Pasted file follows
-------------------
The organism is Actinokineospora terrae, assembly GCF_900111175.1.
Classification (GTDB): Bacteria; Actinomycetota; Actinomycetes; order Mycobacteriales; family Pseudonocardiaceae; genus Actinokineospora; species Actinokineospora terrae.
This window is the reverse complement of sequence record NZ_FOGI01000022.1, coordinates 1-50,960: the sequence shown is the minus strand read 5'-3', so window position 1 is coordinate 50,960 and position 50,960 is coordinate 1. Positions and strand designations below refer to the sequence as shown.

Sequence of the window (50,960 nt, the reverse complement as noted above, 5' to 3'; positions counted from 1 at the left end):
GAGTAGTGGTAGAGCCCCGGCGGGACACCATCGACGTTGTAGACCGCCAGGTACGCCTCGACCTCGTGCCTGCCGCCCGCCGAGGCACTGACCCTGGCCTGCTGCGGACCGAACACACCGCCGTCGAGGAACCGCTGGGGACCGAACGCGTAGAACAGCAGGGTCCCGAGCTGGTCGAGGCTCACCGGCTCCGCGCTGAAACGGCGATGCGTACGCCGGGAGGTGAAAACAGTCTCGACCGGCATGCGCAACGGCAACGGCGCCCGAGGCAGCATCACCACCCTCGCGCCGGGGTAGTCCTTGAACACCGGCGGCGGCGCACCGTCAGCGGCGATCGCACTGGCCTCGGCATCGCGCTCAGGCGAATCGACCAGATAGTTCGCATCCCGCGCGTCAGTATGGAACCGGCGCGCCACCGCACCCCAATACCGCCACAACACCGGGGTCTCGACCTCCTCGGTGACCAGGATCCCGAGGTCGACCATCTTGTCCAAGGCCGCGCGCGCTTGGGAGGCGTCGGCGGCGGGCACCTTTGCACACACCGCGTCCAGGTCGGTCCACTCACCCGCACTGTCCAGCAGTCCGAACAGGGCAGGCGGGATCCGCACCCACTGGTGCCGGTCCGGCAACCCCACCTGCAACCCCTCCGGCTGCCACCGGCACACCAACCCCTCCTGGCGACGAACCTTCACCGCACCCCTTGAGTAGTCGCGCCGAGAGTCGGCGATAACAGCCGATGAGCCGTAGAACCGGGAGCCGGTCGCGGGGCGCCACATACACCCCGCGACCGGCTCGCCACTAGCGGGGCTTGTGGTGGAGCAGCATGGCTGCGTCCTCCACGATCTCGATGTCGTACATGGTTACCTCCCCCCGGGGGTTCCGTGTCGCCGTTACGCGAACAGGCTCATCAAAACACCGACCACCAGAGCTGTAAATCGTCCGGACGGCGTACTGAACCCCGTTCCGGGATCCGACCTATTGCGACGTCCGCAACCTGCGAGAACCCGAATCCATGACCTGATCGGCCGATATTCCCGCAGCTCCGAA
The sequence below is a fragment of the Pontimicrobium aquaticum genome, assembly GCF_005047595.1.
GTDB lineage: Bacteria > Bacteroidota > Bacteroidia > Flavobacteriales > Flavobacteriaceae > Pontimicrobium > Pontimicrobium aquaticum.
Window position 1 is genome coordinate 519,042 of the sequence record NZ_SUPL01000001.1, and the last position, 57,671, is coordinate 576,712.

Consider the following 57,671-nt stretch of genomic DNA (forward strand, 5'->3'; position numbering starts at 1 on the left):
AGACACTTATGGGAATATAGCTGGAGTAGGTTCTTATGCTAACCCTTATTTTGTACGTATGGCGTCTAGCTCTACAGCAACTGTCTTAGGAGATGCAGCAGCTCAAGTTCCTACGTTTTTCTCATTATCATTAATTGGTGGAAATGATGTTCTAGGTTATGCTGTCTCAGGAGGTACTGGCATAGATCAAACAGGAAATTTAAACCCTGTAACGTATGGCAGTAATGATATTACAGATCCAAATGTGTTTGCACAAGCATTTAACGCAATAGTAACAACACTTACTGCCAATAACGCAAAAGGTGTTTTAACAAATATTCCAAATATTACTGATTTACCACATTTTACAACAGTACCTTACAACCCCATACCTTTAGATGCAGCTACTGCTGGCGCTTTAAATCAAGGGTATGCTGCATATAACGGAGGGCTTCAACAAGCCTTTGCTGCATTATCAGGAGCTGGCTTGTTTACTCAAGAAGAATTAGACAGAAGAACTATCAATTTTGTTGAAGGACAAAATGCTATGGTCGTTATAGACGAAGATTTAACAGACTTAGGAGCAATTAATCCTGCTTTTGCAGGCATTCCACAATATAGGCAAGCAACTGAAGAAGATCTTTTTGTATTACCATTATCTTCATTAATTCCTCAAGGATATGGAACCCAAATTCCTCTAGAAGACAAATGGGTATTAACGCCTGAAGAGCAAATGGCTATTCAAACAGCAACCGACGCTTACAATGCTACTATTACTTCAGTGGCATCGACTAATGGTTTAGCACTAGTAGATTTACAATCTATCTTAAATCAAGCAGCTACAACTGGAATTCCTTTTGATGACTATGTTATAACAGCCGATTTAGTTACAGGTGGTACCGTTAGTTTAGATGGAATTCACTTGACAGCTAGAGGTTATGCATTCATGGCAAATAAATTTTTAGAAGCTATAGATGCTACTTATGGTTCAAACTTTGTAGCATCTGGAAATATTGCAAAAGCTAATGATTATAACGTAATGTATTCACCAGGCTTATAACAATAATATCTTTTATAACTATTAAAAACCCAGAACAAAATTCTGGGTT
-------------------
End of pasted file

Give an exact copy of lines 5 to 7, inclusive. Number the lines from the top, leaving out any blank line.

GAGTAGTGGTAGAGCCCCGGCGGGACACCATCGACGTTGTAGACCGCCAGGTACGCCTCGACCTCGTGCCTGCCGCCCGCCGAGGCACTGACCCTGGCCTGCTGCGGACCGAACACACCGCCGTCGAGGAACCGCTGGGGACCGAACGCGTAGAACAGCAGGGTCCCGAGCTGGTCGAGGCTCACCGGCTCCGCGCTGAAACGGCGATGCGTACGCCGGGAGGTGAAAACAGTCTCGACCGGCATGCGCAACGGCAACGGCGCCCGAGGCAGCATCACCACCCTCGCGCCGGGGTAGTCCTTGAACACCGGCGGCGGCGCACCGTCAGCGGCGATCGCACTGGCCTCGGCATCGCGCTCAGGCGAATCGACCAGATAGTTCGCATCCCGCGCGTCAGTATGGAACCGGCGCGCCACCGCACCCCAATACCGCCACAACACCGGGGTCTCGACCTCCTCGGTGACCAGGATCCCGAGGTCGACCATCTTGTCCAAGGCCGCGCGCGCTTGGGAGGCGTCGGCGGCGGGCACCTTTGCACACACCGCGTCCAGGTCGGTCCACTCACCCGCACTGTCCAGCAGTCCGAACAGGGCAGGCGGGATCCGCACCCACTGGTGCCGGTCCGGCAACCCCACCTGCAACCCCTCCGGCTGCCACCGGCACACCAACCCCTCCTGGCGACGAACCTTCACCGCACCCCTTGAGTAGTCGCGCCGAGAGTCGGCGATAACAGCCGATGAGCCGTAGAACCGGGAGCCGGTCGCGGGGCGCCACATACACCCCGCGACCGGCTCGCCACTAGCGGGGCTTGTGGTGGAGCAGCATGGCTGCGTCCTCCACGATCTCGATGTCGTACATGGTTACCTCCCCCCGGGGGTTCCGTGTCGCCGTTACGCGAACAGGCTCATCAAAACACCGACCACCAGAGCTGTAAATCGTCCGGACGGCGTACTGAACCCCGTTCCGGGATCCGACCTATTGCGACGTCCGCAACCTGCGAGAACCCGAATCCATGACCTGATCGGCCGATATTCCCGCAGCTCCGAA
The sequence below is a fragment of the Pontimicrobium aquaticum genome, assembly GCF_005047595.1.
GTDB lineage: Bacteria > Bacteroidota > Bacteroidia > Flavobacteriales > Flavobacteriaceae > Pontimicrobium > Pontimicrobium aquaticum.